11. http://www.projectarabgulf.com/2012/07/ramadan-survey/

    Productivity increased due to spirituality boost in ramadan.

    http://m.aol.com/dailyfinance/default/articleStory.do?category=main&url=http://www.dailyfinance.com/2010/08/12/ramadan-economic-impact/&icid=dsk_df_news

    Ramadan increases the economic.

    Last but not least a website for muslims to guide themselves towards a more proactive month

    http://www.productivemuslim.com/the-ramadan-early-bird-series/

  12. Mrs Bawazir, I am worried about you fasting while still breastfeeding. Breastfeeding takes out a lot from a woman, and I think it’s the wrong time to fast. You should eat extra and super nutritious food when you are breastfeeding. I think it’s better you postpone the fasting and make up later.
    I am also worried about your baby, a baby needs regular feeding, and when you do not eat healthily your milk, so the food you give to your baby, will be less nutricious, and your baby would suffer.
    I find this really worrying.

  13. My understanding is that breast feeding women should NOT fast.

  14. Aafke,that is very kind and thoughtful of u.yes i agree on the breastfeeding-fasting dilemma.last ramadan i didnt fast due to pregnancy,didnt want to take away my baby’s need.i assure u that any small signs of my baby or my health being jeopardize and i shall discontinue fasting till next time.

    By the way,have u ever tried fasting?not for religious purposes of course but just health-wise?

  15. happy holidays and merry ramadan to all of you!

  16. Mrs Bawazir, yes, I did Ramadan three years ago I think, as a stand-in for Carol, who was too ill.
    I got ill, and I got my moon-time twice, until then I thought it was quite fun and the days were shorter then now because it was later in the year.
    I did eat normally btw, no binging in the evening.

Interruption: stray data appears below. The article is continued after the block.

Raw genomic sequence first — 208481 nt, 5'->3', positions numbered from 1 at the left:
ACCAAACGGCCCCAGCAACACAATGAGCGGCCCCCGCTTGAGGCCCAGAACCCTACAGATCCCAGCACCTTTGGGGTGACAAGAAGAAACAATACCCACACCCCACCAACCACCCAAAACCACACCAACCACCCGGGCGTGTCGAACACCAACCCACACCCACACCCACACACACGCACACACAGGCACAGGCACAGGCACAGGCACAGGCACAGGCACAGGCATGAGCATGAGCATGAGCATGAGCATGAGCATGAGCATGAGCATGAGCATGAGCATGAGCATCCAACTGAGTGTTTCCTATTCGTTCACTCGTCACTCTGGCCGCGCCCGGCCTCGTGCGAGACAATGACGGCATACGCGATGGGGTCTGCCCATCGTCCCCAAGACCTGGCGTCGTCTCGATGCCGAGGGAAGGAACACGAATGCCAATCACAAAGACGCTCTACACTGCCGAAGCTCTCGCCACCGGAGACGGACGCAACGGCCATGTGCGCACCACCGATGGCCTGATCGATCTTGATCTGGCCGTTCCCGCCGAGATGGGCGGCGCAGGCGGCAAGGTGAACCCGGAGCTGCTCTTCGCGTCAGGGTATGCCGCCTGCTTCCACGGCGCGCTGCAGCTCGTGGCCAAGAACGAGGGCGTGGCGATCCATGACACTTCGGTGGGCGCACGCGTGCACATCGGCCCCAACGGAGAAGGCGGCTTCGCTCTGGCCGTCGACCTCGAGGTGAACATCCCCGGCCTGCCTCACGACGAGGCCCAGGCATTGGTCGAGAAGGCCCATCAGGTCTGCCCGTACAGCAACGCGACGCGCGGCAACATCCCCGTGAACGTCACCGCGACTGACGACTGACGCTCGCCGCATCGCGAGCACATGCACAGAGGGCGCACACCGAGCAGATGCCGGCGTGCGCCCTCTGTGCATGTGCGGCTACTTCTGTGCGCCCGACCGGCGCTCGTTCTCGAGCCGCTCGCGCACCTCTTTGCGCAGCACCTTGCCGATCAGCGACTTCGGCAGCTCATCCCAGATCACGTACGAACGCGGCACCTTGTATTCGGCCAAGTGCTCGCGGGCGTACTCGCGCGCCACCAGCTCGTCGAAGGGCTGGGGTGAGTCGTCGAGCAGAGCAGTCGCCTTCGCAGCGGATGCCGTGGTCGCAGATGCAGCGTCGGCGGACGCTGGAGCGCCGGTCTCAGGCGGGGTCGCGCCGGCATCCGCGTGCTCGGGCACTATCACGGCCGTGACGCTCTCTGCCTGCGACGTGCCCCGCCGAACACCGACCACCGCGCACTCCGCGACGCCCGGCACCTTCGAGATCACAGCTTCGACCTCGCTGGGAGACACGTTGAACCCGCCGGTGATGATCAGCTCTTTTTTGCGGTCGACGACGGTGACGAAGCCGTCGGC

17. Ramadan Kareem to all.
    And I must say the “graciousness” some of you show here on this thread has me overwhelmed.

  18. Ramadan Mobarak To All! Don’t have any more nor any less fun than a “human” is allowed to have :)-

  19. Aafke,

    You were AND are as always, awesome.

  20. Ramadan Raheem Everyone!!! We intend to invite our muslim friends over for Iftar, as we have done in ramadans past ….

  21. Carol, I know… Think of all that hassanat I earned… and it all goes to you….
    I suppose my reward was that I didn’t loose any weight…
    Zut …. :(

  22. Call me jaded but after experiencing ramadan among arabs for over 23 years…I have no hesitation in saying that it ceased being a month of spirituality a very long time ago…now it’s more or less a month of eating to the point of filling up the ER every night with stomach problems…a month of bad tempers during the day and no holds barred fun at night. A month of hypocrisy that outshines the other 11 months of the year hands down.

    Like I said…jaded…me.

  23. Ramadan Mubarak to everyone!

  24. Thank you very much. All the best to everyone.

  25. However, go to the other side of the globe, and fasting will be very easy :twisted:

  26. I Arctic Canada a time zone further south is picked to follow for Ramadan.

    Coolred, I think that for many Muslims you are quite right but certainly not all.

  27. Thanks Carol & all the best to you!
    My experience with fasting is that no matter how much you intend to make up for all the food you missed out on during the day once you breakfast you simply can’t each at all. Don’t understand all this talk about bing eating.

  28. Here’s an interesting article about “Five Things You Didn’t Know About Ramadan: Geopolitics Of The World’s “Other” Biggest Holiday”. This article is from the June 2010 archives, by Vali Nasr.

    Ramadan is the holy month, when hundreds of millions of Muslims fast from dawn to dusk. For the faithful, that also means no daytime arguing, cursing, or sex.

    But it’s not all about pious asceticism. Ramadan is a world-moving force in its own right — an unpredictable time of rampant consumerism, surprising conflict, and political skulduggery.

    http://www.foreignpolicy.com/articles/2010/06/21/5_things_you_didnt_know_about_ramadan